Below is communication sent to our clients on 9/5/2018. We received great feedback so we wanted share thought-provoking communication with you.
For years, we have talked about the unique aspects of each client’s portfolio. The key differences are generally Risk Tolerance, Tax Status, and the style of Asset Allocation. The first two factors are easier to measure and identify methodically, with Risk Tolerance being determined using our Tolerisk system and Tax Status being included in the determination of which investments are appropriate to the tax structures of the client’s account(s). “Style” of Asset Allocation on the other hand, is more of a personal preference.
Over the last 5+ years, Strategic Asset Allocations have generally outperformed Tactical Asset Allocations. This observation is not unique to Friedenthal Financial. Across the investment industry, buy-and-hold (and rebalance) portfolios have outperformed their active alternatives by a considerable amount. Here at Friedenthal Financial, we have seen many clients shift from Tactical to Strategic allocations for this reason. Any time that a client or prospect asks about the difference between Tactical and Strategic Asset Allocations, we give a long-winded answer that includes lots of pros and cons because, well, one is not BETTER than the other. Let me explain…
Strategic Asset Allocation is designed to be extremely well diversified, tax efficient, and tailored to a specific Risk Tolerance (defined as a ratio of stock/bonds). After the initial investment is executed, the maintenance of the portfolio includes investing new cash from dividends and interest paid by the funds, raising cash for client withdrawals, and rebalancing the account back to the target portfolio weights as needed. If the stock market goes up or down, the client should expect that the allocation to stocks in the account will go up or down in similar fashion. Likewise with the bond allocation in the portfolio. A successful Strategic Asset Allocation approach requires the discipline to stick with the constant risk level of the portfolio in both up and down markets.
Pros: Similar magnitude of gain in an up market as Benchmark Portfolio, lower cost, tax efficient.
Cons: Similar magnitude of loss in a down market as Benchmark Portfolio, not actively managed
Tactical Asset Allocation is not focused as much on diversification as Strategic. In fact, the goal is to give up a portion of the diversification to seek more concentrated exposures in specific asset classes and market sectors. In our Tactical Asset Allocation, we dynamically shift the holdings based on the shorter-term market trends. In some markets, a Tactical Asset Allocation will have lower risk than the client’s Risk Benchmark. In extreme situations, the portfolio may have 100% in fixed income securities due to high levels of volatility or negative equity market trends. Many more transactions occur in a Tactical approach, but the benefits in a Recession generally become well worth underperformance in some other market cycles. Over a long period, a Tactical approach will react to bear market signals, many of which will end up being “False Alarms”. This discipline is what gives the downside protection in the case where the Alarm turns out to be a real fire.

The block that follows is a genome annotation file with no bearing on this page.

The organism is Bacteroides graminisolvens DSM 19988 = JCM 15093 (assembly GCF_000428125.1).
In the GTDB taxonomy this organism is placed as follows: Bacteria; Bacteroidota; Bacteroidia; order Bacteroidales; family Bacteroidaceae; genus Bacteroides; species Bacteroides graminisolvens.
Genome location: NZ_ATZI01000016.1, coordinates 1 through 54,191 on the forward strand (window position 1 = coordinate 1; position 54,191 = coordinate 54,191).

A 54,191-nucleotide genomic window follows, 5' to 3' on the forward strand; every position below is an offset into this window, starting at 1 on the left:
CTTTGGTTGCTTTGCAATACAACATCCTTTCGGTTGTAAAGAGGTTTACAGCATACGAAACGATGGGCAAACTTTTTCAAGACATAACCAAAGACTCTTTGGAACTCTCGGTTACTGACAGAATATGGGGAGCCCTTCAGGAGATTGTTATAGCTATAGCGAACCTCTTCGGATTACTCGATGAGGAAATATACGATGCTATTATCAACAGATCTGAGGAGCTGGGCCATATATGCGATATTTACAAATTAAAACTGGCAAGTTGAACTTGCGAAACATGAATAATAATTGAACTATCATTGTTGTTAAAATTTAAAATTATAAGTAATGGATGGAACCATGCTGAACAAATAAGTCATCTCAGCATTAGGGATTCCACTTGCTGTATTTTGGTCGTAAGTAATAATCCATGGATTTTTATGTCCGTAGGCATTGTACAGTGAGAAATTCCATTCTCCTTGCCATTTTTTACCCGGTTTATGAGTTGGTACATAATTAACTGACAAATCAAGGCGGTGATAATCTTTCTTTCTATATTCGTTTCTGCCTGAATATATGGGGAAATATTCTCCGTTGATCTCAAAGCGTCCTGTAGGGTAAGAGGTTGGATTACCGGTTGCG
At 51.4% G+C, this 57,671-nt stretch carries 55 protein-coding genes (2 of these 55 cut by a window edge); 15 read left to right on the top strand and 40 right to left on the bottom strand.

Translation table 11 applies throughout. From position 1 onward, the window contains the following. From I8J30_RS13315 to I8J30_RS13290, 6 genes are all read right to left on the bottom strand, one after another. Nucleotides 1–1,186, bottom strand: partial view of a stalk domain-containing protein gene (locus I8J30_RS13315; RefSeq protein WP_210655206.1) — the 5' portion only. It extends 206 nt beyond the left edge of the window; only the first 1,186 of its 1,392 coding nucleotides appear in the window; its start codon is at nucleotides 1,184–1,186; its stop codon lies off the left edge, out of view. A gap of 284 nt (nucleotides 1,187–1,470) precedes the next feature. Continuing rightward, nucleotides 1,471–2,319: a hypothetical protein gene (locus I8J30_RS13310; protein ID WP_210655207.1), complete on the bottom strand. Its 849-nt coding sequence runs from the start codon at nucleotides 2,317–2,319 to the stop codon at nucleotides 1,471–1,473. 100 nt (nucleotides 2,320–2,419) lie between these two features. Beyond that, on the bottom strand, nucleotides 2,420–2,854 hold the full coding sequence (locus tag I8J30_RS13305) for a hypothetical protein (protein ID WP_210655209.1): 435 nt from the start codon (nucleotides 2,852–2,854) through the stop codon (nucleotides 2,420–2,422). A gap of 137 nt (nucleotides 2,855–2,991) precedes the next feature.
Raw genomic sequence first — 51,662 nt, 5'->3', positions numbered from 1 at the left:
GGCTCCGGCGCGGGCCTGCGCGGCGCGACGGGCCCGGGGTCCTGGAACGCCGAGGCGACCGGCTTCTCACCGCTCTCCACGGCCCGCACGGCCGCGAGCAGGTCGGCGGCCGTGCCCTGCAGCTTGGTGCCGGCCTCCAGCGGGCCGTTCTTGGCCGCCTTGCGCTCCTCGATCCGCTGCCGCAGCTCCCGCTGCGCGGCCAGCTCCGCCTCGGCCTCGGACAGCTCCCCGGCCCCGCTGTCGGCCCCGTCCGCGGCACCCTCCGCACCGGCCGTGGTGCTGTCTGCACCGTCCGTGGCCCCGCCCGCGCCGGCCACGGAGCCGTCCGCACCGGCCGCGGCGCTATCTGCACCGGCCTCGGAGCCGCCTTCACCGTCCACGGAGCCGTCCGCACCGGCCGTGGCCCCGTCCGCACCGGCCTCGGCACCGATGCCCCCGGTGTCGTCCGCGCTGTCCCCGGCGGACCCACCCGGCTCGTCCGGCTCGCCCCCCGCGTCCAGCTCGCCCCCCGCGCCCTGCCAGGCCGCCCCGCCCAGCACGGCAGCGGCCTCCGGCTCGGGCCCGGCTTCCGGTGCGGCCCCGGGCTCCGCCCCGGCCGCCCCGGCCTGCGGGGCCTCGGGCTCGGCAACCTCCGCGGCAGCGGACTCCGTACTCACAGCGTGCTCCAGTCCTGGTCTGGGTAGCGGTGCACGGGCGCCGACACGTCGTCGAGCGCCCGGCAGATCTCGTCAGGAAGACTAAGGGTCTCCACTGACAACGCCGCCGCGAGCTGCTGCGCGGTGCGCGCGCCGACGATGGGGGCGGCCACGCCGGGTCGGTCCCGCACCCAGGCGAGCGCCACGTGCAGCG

Pros: Active, trend following, downside protection.
Cons: False Alarms, Possibility of underperformance over longer periods of time, higher fees, less tax efficient
Combination: One approach that our clients have available is to have both Tactical AND Strategic Allocations. At the same Risk Benchmark or different, having some of both can give the benefit of minimizing regret in when one strategy does better than the other. Sort of like a hedge.
At the time of this letter, we are officially in the longest bull market in history. I am willing to make a bold prediction: There will be another bear market. Ok, not that bold. The question is not IF there will be another bear market, but WHEN and HOW DEEP. These are the million dollar questions that you shouldn’t be asking when making an Asset Allocation decision. Instead, you should ask how you expect your portfolio to perform when it happens, and what is the tradeoff. Whatever decision you make, you need to know that you can stick with either through long periods of time to avoid “performance chasing” (switching back and forth to the allocation that has recently performed better).
If you would like to discuss more about your current needs and goals, please set up a time to chat with any of us. We would rather you have the conversation now than be surprised after the market goes in one direction or the other.
Ryan Wheeler, CFA